Prison union battles staff searches
May 15, 2011
Random staff searches that are part of an effort to curb the smuggling of cell phones into state prisons are drawing objections from the powerful union representing correctional officers. [CaliforniaWatch]
Union officials contend the monthly searches of all employees are overly intrusive and misguided. The two-year program dubbed Operation Disconnect was enacted after 10,000 cell phones were taken from prisoners last year.
Even though fewer than 500 cell phones have been confiscated under the program, some lawmakers still suspect prison employees are the main suppliers of cell phones that are reaching inmates in ever-larger numbers.
But Joe Baumann, a chapter president with the California Correctional Peace Officers Association, told California Watch the modest results suggest the program is targeting the wrong people.
“Staff are just a small part of the problem,” Baumann said. “If an employee is dirty, word gets out pretty quickly.
“There are no boundaries as far as how invasive the searches are,” he added. “People have had to take off jumpsuits, pull off vests, pull up T-shirts. They’re setting themselves up for litigation with the way they’re doing this.”
California does not routinely search staff as they enter state prisons, unlike many other states and the federal government.
Some state officials have said they would like to impose airport-like security checks on staff at all state prisons.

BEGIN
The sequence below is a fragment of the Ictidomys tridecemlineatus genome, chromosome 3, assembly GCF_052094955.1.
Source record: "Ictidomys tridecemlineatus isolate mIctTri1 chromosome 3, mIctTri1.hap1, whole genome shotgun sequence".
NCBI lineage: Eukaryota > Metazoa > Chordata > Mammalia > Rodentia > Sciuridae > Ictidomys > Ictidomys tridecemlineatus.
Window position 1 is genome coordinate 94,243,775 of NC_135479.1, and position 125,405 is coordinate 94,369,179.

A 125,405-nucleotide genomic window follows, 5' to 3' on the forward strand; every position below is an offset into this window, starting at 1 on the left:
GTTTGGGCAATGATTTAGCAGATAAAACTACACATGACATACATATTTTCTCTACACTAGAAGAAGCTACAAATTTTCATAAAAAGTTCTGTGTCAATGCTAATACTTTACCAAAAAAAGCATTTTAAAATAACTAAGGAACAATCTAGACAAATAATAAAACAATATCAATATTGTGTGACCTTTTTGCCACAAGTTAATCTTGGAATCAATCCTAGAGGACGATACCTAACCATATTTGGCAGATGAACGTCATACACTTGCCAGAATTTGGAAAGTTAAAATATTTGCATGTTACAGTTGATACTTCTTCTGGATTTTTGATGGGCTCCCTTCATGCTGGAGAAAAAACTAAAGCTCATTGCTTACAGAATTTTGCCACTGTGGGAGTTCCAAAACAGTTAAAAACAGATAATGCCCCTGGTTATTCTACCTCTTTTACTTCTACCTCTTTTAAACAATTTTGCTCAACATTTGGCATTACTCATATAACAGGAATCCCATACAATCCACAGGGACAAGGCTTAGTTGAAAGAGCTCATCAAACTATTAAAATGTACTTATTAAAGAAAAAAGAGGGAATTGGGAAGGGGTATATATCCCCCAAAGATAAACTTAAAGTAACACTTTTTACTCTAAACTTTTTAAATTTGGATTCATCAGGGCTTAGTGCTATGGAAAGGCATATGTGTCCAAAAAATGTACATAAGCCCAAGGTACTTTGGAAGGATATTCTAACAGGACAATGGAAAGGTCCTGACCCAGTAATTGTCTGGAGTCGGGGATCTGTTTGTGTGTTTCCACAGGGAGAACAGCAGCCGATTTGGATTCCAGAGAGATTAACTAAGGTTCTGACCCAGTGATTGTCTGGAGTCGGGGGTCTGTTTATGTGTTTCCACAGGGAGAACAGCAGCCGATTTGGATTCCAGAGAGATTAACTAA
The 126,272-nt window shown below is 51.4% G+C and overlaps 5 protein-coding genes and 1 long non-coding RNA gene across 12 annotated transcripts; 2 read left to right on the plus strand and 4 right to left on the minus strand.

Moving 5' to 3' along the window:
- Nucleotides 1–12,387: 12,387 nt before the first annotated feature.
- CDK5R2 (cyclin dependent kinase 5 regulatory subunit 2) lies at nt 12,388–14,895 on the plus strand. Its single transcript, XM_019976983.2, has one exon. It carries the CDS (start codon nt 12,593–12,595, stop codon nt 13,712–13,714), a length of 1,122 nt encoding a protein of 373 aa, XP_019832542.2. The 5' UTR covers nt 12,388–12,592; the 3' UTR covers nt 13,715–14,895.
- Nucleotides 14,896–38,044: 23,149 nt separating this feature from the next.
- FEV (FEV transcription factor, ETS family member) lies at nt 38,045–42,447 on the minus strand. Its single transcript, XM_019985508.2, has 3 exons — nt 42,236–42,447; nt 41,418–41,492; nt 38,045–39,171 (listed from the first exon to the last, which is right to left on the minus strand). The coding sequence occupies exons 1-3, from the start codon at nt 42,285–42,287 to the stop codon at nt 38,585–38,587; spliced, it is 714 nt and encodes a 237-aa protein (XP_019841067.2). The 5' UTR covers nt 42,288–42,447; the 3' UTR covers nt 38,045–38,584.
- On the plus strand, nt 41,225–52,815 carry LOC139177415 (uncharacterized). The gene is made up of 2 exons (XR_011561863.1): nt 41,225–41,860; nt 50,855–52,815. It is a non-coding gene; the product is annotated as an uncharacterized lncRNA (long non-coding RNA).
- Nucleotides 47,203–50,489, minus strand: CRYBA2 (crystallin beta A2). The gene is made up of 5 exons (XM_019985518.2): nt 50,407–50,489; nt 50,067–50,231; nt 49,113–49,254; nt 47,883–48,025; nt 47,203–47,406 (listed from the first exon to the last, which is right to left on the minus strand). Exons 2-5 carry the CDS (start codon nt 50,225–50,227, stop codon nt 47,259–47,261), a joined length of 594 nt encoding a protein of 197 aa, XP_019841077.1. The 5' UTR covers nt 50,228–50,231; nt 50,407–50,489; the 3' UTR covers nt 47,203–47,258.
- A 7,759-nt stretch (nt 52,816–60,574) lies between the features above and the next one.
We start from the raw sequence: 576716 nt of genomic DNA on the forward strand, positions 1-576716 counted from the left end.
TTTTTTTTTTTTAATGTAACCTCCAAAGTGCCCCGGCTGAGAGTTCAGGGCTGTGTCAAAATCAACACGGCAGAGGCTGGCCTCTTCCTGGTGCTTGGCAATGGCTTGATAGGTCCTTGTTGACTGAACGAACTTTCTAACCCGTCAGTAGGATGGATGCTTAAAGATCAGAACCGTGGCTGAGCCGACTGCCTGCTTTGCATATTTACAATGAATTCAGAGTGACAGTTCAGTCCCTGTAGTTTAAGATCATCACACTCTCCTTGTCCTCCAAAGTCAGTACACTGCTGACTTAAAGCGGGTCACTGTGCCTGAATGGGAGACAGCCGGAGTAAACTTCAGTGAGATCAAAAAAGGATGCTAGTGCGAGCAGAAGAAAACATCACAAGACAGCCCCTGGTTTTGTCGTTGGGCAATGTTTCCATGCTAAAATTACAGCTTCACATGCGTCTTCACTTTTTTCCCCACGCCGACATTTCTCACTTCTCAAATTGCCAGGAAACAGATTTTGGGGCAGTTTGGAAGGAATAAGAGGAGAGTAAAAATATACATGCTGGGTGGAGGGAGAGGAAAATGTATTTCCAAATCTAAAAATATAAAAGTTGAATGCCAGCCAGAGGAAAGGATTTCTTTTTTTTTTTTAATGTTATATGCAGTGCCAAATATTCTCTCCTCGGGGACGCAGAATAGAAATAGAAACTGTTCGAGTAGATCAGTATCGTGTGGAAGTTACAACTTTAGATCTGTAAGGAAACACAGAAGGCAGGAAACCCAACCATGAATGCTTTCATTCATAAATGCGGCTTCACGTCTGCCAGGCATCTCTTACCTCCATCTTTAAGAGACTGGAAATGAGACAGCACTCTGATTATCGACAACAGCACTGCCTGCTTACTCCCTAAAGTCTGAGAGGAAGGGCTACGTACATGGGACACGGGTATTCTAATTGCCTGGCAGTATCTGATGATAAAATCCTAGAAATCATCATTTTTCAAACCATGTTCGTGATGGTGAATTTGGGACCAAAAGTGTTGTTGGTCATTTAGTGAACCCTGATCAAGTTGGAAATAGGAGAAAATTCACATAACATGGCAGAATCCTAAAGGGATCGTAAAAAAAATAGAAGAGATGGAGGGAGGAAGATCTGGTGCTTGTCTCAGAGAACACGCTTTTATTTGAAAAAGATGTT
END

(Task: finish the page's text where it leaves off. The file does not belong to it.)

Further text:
But Baumann told California Watch such a move would require the state to renegotiate its contract with the union and would add to the time it takes correctional officers to get from their cars, or the prison gate, to their work stations. Union members are paid for this “walk time.” Added walk time could cost the state millions, according to some analysts.
While union officials are pushing for fewer searches, lawmakers are calling for new legislation that would toughen security and sanctions.
Last month, U.S. Sen. Dianne Feinstein appealed to the state Senate Appropriations Committee to revive a bill that would stiffen the penalties for smuggling cell phones into California prisons.
Meanwhile, state Sen. Elaine Alquist, D-San Jose, is sponsoring legislation that would transfer oversight for searches of prison staff to the inspector general’s office “to ensure there is a neutral third party watching these to ensure their integrity.”
Alquist told California Watch the department’s current program isn’t going far enough.